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EagleBank Changemakers: Menkiti Group CEO On Addressing Social Inequalities And Racial Equity In CRE

"EagleBank is proud to present the DMV Changemakers Series, sharing the experience, work and perspectives of innovative real estate business leaders across the Washington, D.C., market. At EagleBank, we have a singular purpose: to be community builders. Our CRE financing continues to make a positive impact in communities throughout the mid-Atlantic. Our partners are setting the standard for the CRE industry by delivering projects that align with their communities’ needs.”  — Susan Riel, president and CEO, EagleBank

Menkiti Group CEO Bo Menkiti

Bo Menkiti is the founder and CEO of D.C.- based real estate firm The Menkiti Group, a company dedicated to "strengthening neighborhoods through the strategic development, management, and disposition of real estate in urban markets." Menkiti also serves as CEO and is the founding partner of Keller Williams Capital Properties, and recently founded Mission Mortgage, a double bottom line regional mortgage lender.

Bisnow spoke with Menkiti to learn how his company is working to champion minorities in CRE, how he and his team navigated the pandemic, and how they are addressing issues of equity, inclusion and urban redevelopment.

This interview has been lightly edited and condensed for style and clarity.

Bisnow: What's been your proudest accomplishment since the start of the pandemic?

Menkiti: One accomplishment our team has made since the start of the pandemic that I am extremely proud of is the major milestones we have achieved at the catalytic MLK Gateway project in historic Anacostia, namely the completion of phase 1 and groundbreaking of phase 2. We believe MLK Gateway is an innovative example of community-led participative development and demonstrates how the power of collaboration between the public and private sectors can truly drive neighborhood impact.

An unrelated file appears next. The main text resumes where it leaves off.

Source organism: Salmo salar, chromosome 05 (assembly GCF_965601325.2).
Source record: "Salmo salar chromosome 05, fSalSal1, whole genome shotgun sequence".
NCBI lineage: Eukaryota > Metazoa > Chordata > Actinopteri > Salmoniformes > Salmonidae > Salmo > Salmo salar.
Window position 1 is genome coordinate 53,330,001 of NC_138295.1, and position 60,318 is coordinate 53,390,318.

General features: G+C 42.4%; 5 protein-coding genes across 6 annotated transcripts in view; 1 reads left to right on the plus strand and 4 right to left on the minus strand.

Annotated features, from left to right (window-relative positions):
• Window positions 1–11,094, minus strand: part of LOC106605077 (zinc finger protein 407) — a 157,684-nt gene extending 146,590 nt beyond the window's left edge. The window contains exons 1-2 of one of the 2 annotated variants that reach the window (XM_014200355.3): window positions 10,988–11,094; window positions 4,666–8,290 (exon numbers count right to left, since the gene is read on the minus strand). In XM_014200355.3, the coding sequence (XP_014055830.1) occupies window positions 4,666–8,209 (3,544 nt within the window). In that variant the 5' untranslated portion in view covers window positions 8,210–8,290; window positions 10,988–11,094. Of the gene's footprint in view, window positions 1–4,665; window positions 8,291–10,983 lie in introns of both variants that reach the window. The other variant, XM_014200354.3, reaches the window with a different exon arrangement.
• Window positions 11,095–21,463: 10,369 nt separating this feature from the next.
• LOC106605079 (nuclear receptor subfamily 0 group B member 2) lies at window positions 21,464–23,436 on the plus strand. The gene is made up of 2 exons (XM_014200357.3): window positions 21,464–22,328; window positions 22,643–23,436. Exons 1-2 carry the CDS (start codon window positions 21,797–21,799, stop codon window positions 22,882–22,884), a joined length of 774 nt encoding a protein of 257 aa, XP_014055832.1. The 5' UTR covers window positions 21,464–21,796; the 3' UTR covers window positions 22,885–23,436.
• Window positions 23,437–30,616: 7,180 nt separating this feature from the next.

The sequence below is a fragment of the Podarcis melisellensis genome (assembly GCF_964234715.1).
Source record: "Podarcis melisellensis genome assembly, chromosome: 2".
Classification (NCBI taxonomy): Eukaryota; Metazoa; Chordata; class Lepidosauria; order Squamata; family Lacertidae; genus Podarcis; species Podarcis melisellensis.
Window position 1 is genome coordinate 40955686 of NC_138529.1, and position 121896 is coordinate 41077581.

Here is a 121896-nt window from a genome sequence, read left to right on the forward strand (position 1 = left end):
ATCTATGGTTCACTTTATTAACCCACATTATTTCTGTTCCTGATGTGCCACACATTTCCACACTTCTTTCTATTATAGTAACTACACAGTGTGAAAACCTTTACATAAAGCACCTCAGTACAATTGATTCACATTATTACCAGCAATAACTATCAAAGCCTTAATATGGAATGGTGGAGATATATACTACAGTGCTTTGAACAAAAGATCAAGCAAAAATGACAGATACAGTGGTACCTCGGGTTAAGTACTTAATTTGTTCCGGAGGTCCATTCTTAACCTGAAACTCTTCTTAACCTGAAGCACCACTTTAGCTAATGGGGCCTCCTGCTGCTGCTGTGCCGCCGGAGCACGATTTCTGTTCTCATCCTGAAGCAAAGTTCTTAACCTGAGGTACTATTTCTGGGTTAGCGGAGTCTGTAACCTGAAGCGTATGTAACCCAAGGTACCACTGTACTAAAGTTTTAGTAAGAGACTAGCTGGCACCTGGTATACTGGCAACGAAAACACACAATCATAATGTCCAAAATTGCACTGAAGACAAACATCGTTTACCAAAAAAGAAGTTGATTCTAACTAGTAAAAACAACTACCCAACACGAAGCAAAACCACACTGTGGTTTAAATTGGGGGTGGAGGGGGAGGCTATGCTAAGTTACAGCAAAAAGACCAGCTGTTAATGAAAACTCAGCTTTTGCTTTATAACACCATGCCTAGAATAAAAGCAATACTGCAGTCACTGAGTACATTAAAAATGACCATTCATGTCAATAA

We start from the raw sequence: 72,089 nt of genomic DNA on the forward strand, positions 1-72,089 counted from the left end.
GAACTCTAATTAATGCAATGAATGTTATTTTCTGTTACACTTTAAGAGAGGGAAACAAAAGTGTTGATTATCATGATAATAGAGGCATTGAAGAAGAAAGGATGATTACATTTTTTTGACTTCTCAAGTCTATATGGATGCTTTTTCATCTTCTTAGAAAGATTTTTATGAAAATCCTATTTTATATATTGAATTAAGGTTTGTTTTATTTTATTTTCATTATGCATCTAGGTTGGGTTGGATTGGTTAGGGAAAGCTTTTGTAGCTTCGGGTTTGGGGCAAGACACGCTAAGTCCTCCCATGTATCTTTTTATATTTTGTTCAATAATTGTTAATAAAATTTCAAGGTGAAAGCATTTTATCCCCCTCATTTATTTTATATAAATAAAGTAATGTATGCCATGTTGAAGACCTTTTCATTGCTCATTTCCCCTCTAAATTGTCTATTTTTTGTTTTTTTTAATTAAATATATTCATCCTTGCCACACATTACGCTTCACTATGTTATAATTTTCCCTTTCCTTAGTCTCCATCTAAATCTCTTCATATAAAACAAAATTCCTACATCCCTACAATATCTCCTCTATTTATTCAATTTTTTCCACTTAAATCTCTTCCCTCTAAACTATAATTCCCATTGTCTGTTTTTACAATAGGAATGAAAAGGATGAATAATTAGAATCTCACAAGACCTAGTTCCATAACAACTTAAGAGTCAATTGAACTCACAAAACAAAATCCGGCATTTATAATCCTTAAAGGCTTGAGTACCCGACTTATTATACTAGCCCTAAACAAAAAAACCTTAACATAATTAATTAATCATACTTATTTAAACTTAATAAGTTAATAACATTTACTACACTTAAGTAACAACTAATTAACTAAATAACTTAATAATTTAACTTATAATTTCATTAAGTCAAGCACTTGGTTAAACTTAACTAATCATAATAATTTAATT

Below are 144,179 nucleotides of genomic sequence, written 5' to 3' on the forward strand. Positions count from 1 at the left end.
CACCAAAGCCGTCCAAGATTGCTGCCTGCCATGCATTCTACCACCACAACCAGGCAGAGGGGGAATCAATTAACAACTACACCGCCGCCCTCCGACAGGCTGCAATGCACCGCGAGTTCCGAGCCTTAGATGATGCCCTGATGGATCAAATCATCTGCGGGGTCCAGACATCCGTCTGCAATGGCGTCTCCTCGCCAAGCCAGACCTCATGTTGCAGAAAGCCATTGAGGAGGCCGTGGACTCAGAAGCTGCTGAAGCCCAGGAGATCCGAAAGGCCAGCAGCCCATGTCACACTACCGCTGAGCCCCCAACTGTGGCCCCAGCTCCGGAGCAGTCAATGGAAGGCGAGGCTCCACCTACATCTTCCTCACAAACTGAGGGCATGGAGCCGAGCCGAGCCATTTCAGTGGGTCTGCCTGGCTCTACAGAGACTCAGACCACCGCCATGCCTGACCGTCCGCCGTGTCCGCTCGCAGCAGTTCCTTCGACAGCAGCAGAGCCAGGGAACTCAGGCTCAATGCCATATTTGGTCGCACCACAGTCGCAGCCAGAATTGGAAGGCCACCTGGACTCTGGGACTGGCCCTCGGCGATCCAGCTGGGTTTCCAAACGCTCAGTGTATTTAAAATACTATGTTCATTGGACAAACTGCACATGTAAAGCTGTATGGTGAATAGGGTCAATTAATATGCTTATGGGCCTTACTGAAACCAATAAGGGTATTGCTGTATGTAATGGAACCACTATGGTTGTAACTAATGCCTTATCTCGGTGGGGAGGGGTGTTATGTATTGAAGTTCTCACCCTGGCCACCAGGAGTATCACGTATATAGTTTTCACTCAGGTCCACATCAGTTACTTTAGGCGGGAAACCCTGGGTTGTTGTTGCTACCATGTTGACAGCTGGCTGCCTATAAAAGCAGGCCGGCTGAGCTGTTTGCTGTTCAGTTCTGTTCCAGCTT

We have been actively engaged with the historic Anacostia community since 2015, working together with the Bowser administration, DMPED and local leaders, residents and business owners to execute on a collaborative vision for equitable and sustainable economic development in Ward 8 and successfully delivered the first phase in the middle of the pandemic. Our team celebrated these significant milestones in November 2021, and we are proud to bring to life the community’s vision for the historic MLK Gateway alongside partners who share a similar commitment to driving neighborhood impact for Ward 8. We look forward to continuing to work with the community to show the power and strength of D.C. residents and small businesses east of the river.

Bisnow: Tell me about the most stressful day you had while leading your firm through the pandemic. How did you get through? 

Menkiti: The most stressful day I had in relation to the pandemic was March 22, 2020, when I realized that the pandemic could in fact have a major impact worldwide. My thoughts immediately went to the 1,000 real estate agents in our brokerage whose livelihoods depended on their ability to assist homebuyers and sellers in their transactions, our 250-plus tenants, many of them are small businesses, and our extensive development projects in D.C. and Worcester, Massachusetts, where construction was active with hundreds of construction professionals on-site every day.